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Recipe & Menu Costing


   You've written the perfect menu and worked long and hard to research, design and test every dish. It is creative and has a wonderful combination of fresh new ideas filled with interesting food combinations with a strong balance of flavors, colors and cooking techniques.  You put great thought into the presentation and have meticulously detailed the recipes for the staff so it is consistent in flavors and presentation every time the dish is prepared.  Now comes the big question, “What do I charge?” 
     For some, it may just be a guess of what they think people will pay for the dish or what they determine is a fair market price. For others, it may be a comparison of what other establishments are charging for like products.  This may be the easiest way to determine your menu prices, but it is also easiest way to fail.  Determining an accurate selling price for a dish is not difficult, but it can be time consuming. 

     While the steps of costing a recipe and the steps of determining the selling price for a menu item follow the same basic steps, there are some significant differences between the two.  Properly costing a recipe is the first step in properly determining the selling price on a menu.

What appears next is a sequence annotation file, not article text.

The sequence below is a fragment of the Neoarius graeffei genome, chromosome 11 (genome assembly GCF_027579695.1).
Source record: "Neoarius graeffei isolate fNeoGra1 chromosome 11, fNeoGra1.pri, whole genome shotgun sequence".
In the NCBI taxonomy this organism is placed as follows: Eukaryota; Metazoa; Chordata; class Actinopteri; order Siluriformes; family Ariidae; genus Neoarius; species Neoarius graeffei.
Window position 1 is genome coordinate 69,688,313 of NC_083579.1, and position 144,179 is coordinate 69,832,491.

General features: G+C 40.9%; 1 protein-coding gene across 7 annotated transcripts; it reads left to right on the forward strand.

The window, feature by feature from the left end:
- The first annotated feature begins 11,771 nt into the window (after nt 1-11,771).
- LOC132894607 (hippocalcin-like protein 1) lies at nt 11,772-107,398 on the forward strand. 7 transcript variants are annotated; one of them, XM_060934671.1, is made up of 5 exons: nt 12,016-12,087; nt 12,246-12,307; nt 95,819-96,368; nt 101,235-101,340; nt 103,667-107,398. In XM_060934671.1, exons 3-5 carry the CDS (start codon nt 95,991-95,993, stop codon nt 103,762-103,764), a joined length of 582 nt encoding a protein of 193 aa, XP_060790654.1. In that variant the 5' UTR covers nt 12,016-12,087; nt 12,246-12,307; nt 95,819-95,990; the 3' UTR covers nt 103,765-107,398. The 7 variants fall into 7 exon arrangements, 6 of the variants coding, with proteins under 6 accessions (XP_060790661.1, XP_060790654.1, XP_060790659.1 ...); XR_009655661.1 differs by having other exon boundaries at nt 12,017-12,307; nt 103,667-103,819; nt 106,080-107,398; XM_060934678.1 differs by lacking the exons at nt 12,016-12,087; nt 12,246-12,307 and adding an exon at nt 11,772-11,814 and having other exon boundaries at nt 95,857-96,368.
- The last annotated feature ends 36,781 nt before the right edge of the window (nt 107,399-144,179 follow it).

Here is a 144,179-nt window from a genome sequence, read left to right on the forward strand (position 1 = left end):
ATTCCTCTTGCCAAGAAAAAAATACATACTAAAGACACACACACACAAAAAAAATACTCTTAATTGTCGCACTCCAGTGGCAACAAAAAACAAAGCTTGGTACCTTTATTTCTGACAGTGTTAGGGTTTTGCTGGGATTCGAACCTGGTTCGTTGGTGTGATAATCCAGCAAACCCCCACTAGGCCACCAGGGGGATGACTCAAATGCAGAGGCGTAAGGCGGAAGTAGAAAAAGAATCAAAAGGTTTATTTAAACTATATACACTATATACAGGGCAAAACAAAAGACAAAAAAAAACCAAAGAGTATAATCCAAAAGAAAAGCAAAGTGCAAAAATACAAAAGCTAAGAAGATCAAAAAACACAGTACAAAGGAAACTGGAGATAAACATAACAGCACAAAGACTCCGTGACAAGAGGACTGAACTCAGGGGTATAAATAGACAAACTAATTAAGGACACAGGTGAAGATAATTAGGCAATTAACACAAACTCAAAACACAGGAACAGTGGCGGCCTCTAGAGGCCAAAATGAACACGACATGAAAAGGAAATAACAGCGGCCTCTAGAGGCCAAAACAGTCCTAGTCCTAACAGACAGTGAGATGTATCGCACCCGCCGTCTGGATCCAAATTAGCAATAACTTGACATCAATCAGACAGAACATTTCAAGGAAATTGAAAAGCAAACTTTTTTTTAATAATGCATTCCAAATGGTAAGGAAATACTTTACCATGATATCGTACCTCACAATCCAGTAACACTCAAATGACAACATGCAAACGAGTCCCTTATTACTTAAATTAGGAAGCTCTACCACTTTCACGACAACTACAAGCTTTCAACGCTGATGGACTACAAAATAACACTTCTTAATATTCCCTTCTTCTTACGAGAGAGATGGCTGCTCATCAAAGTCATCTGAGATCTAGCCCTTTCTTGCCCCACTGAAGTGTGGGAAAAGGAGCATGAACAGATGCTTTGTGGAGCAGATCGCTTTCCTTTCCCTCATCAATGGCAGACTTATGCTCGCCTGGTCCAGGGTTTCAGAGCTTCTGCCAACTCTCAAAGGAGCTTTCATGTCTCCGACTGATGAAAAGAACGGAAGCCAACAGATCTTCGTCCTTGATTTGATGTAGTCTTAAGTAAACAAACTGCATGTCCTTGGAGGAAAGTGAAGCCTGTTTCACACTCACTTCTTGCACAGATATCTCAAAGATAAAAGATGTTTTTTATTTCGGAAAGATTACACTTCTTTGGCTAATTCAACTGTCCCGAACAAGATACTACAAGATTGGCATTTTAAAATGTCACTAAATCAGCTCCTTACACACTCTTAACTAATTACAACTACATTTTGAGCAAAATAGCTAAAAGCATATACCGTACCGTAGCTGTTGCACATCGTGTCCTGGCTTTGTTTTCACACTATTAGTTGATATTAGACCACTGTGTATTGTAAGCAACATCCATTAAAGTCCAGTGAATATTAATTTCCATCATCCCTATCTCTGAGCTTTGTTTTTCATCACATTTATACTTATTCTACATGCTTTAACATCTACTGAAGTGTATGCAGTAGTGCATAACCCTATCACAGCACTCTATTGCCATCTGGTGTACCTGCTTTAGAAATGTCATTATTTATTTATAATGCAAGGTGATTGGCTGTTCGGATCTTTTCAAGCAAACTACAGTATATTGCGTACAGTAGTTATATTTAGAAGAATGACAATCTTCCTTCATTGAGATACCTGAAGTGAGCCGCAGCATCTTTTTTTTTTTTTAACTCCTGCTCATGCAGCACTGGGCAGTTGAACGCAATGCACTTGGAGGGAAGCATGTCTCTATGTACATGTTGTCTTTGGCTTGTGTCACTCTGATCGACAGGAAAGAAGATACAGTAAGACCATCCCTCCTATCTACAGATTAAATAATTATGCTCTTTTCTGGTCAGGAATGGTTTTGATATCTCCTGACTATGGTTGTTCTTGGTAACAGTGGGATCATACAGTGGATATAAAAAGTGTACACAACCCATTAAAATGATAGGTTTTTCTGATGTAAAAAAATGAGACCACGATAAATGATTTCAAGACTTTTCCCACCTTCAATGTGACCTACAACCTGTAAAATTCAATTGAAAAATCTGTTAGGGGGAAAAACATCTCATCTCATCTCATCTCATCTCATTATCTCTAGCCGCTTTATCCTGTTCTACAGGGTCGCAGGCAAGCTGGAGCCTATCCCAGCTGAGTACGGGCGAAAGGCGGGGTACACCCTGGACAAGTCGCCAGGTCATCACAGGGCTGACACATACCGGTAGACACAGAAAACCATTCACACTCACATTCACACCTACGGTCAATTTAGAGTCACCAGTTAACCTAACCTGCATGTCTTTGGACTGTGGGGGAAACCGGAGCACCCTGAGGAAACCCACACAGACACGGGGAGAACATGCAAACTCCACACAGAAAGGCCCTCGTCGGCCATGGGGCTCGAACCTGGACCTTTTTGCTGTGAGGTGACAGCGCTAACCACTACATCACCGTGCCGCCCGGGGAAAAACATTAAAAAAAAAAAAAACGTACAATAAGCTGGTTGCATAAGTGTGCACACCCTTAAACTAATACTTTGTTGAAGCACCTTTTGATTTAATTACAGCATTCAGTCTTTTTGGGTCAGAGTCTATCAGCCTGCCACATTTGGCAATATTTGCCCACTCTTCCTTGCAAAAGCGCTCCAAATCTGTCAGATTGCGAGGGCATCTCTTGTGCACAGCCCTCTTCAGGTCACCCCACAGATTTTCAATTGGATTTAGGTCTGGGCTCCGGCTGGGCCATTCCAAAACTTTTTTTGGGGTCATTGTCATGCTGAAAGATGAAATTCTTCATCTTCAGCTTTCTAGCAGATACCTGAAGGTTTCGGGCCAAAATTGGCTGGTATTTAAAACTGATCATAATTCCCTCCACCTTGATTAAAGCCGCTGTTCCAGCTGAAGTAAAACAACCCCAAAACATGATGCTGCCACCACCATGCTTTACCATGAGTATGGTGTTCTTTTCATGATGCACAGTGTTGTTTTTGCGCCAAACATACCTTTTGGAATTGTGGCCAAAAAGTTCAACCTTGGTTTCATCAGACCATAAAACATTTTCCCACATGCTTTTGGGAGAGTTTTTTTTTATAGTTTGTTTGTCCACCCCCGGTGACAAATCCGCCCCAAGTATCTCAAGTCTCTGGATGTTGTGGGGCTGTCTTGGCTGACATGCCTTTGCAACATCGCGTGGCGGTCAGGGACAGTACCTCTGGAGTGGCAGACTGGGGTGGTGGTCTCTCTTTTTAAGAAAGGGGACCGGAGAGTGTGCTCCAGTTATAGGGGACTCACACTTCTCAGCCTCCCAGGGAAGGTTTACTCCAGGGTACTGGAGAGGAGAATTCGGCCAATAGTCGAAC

The process of costing out a recipe will be used as the base to determine the menu price.  Recipe costing will tell you how much it cost to produce a recipe while menu costing will tell you what you need to sell that dish for to make an acceptable profit.  Recipe costing will only include the ingredients of a dish while menu costing will include all of the recipe cost for the dish (Entrée, Starch, and Vegetable) and any other items that may be included with the dish r served as part of the meal.               

     Additionally, the menu cost will include the cost of such items as packaging, linens or paper products, depending on the type of service.  We will further explain as we look at both recipe and menu costing.  ​​

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